Over the past month the board’s website has listed Oliver’s registration as invalid, then valid, and now invalid again this week, for anyone wanting to check to see his status with the state. The website also says Oliver has three complaints and one violation, but no details are available. When the Hummel Report contacted Oliver, he referred all questions to his attorney, Albert E. Medici Jr.

“This could take years. We tried to resolve this up front,” Medici said. “[The Waltons] wanted every pound of flesh they could get. Now they’re going to the [media] and trying to embarrass my client.” 

Contractor database provides oversight and a resource for homeowners


The General Assembly created the Contractors’ Registration and Licensing Board in 1989 to give the state a central database and oversight of contractors working in Rhode Island. It also gives anyone seeking to hire one of Rhode Island’s now-10,500 contractors the assurance that the person has liability insurance, and workers’ compensation insurance if the company has employees, and a record of any complaints or violations.

Failure to register carries a $1,000 fine. “Our intent is to get as many people working in the contracting industry registered,” Georgakis said.

The pandemic put a strain on the building industry, with contractors hard to find. And it has resulted in a significant increase in the number of complaints. Georgakis said that over the last decade the contractors’ board handled an average of 282 complaints a year. So far this year, it has received 410 complaints.

Georgakis encourages homeowners to do their homework before hiring someone.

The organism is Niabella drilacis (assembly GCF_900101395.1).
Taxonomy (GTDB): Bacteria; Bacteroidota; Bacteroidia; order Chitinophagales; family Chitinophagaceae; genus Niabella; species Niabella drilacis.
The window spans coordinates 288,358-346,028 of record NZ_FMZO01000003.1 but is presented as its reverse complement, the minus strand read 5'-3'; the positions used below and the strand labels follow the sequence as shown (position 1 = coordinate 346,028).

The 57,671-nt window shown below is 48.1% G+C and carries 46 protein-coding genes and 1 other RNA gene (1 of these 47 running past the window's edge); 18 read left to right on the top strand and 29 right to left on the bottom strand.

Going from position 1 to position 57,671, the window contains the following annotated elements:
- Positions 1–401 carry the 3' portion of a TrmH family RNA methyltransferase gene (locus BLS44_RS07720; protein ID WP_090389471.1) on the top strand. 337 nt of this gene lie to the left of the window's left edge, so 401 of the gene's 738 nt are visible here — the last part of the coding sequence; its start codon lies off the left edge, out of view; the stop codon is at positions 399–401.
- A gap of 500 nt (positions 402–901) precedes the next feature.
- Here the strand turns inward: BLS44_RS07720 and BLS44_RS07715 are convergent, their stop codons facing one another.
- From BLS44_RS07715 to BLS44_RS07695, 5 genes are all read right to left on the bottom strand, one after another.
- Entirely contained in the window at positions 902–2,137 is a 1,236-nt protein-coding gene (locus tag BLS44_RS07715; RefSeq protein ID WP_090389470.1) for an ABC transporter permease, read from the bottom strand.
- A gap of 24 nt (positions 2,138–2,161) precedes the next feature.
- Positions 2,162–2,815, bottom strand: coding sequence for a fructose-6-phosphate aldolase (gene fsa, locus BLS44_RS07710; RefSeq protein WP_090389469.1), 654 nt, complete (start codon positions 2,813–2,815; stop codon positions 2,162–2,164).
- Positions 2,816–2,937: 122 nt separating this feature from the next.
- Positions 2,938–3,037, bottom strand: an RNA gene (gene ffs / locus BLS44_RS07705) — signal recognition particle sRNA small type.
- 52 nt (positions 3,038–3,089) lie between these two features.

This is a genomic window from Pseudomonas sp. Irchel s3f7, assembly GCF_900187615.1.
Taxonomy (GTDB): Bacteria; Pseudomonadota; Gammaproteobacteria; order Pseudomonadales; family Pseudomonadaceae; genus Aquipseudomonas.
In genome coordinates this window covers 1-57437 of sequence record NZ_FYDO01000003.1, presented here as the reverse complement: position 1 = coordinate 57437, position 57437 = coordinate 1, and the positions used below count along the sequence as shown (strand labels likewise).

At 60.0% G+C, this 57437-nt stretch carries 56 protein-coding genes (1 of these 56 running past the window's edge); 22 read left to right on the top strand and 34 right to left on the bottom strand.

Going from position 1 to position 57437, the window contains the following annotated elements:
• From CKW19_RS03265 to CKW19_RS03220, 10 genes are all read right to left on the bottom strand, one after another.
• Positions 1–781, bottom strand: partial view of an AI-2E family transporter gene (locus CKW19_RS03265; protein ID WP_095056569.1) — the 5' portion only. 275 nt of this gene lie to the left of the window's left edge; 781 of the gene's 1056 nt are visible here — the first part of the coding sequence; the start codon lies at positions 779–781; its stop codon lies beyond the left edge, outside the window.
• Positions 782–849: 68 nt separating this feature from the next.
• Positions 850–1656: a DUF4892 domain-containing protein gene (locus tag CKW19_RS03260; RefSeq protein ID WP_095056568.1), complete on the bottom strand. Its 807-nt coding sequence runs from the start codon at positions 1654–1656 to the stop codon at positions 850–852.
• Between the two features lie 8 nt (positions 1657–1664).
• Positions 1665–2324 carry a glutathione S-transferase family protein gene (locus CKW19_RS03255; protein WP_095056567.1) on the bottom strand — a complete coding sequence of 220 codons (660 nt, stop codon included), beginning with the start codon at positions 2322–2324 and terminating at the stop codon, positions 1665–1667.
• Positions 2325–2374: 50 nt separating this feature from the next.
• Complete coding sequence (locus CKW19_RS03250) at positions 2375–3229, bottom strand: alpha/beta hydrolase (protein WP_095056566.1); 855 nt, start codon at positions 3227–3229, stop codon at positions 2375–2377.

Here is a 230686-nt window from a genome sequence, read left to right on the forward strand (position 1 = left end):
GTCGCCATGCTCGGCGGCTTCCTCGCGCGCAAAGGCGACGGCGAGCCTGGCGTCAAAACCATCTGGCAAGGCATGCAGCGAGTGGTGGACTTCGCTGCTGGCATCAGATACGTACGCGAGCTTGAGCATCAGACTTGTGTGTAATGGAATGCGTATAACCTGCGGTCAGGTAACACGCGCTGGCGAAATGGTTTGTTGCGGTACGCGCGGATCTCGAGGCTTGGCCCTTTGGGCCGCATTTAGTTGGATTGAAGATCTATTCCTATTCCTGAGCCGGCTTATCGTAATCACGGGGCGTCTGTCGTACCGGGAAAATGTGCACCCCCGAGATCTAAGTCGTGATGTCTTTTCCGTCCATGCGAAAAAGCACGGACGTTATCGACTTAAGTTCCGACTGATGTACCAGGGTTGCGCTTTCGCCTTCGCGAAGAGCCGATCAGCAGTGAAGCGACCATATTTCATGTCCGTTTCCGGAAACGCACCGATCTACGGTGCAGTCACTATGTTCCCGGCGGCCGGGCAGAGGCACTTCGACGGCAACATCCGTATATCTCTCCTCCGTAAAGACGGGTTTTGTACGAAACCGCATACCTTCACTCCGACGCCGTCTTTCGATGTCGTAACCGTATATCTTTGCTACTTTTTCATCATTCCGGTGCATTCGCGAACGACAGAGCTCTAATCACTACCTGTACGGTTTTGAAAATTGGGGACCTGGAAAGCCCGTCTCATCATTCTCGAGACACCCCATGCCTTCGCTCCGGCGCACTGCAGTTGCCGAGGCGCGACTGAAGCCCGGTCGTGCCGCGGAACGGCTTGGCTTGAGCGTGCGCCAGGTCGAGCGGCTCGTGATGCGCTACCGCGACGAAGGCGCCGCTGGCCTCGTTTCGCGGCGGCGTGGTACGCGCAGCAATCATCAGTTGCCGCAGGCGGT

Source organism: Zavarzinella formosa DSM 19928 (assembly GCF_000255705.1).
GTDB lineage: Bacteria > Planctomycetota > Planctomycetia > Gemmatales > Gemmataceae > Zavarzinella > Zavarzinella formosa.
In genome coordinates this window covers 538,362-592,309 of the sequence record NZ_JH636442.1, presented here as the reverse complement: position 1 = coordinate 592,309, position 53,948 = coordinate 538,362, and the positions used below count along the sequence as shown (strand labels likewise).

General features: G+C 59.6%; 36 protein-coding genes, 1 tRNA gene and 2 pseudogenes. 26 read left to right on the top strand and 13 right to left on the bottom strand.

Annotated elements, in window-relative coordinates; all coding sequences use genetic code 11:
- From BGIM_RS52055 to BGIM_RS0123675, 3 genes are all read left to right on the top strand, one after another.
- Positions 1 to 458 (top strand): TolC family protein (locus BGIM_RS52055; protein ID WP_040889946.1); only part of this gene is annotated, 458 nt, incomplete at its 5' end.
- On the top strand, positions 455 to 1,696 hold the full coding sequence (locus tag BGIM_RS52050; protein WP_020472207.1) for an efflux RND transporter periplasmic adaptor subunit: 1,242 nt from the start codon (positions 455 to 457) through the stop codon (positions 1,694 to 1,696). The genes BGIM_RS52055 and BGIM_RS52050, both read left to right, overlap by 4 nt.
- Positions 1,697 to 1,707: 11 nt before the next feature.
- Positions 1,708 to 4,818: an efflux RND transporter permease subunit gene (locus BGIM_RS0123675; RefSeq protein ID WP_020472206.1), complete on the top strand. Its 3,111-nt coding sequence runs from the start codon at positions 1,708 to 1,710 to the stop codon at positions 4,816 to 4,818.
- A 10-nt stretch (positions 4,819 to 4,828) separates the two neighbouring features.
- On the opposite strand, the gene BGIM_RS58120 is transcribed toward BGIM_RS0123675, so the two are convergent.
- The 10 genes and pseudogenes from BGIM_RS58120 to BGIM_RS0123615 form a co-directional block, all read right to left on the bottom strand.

“A better informed public is where you nip the whole problem in the industry in the bud,” she said. “You have a lot of homeowners, unfortunately, who are hiring unregistered people, who are not legally contractors, not legally allowed to work in the state of Rhode Island. They don’t sign contracts, they pay them in cash and then they come to us and say, ‘Help me out.’

“Contractors are tough to get, so people are willing to go with the guy who is cheapest, pay him in cash — he’s not registered, he’s not insured, and that creates problems.”

Georgakis said that more than 60% of complaints are settled by one of the board’s investigators. The rest go to a settlement conference, with a trained hearing officer. The majority of those result in a settlement. The board tracks the order and makes sure a contractor returns money or performs additional work, as ordered.

The state also metes out progressive discipline. The first set of violations are aimed at deterring future bad behavior. The ultimate punishment is pulling the registration and referring the case to the attorney general’s office if corrective work or reimbursement is not carried out.